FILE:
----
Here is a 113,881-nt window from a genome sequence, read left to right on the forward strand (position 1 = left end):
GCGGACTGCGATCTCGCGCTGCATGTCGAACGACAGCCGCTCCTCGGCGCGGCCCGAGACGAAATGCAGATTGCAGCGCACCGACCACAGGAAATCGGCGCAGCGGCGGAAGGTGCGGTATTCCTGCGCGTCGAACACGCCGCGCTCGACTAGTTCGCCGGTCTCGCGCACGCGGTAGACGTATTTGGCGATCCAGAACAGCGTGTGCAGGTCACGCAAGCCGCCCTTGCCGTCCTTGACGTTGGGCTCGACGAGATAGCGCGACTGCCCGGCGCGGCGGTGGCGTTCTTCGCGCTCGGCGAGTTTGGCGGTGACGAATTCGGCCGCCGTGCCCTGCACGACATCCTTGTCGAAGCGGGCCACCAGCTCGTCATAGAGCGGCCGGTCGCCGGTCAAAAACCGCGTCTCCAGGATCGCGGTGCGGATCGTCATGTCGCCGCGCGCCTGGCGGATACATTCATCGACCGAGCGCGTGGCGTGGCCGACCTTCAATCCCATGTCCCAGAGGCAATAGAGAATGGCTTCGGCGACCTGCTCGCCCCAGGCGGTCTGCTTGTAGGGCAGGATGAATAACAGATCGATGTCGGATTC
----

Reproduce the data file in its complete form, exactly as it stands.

Here is a 113,881-nt window from a genome sequence, read left to right on the forward strand (position 1 = left end):
GCGGACTGCGATCTCGCGCTGCATGTCGAACGACAGCCGCTCCTCGGCGCGGCCCGAGACGAAATGCAGATTGCAGCGCACCGACCACAGGAAATCGGCGCAGCGGCGGAAGGTGCGGTATTCCTGCGCGTCGAACACGCCGCGCTCGACTAGTTCGCCGGTCTCGCGCACGCGGTAGACGTATTTGGCGATCCAGAACAGCGTGTGCAGGTCACGCAAGCCGCCCTTGCCGTCCTTGACGTTGGGCTCGACGAGATAGCGCGACTGCCCGGCGCGGCGGTGGCGTTCTTCGCGCTCGGCGAGTTTGGCGGTGACGAATTCGGCCGCCGTGCCCTGCACGACATCCTTGTCGAAGCGGGCCACCAGCTCGTCATAGAGCGGCCGGTCGCCGGTCAAAAACCGCGTCTCCAGGATCGCGGTGCGGATCGTCATGTCGCCGCGCGCCTGGCGGATACATTCATCGACCGAGCGCGTGGCGTGGCCGACCTTCAATCCCATGTCCCAGAGGCAATAGAGAATGGCTTCGGCGACCTGCTCGCCCCAGGCGGTCTGCTTGTAGGGCAGGATGAATAACAGATCGATGTCGGATTC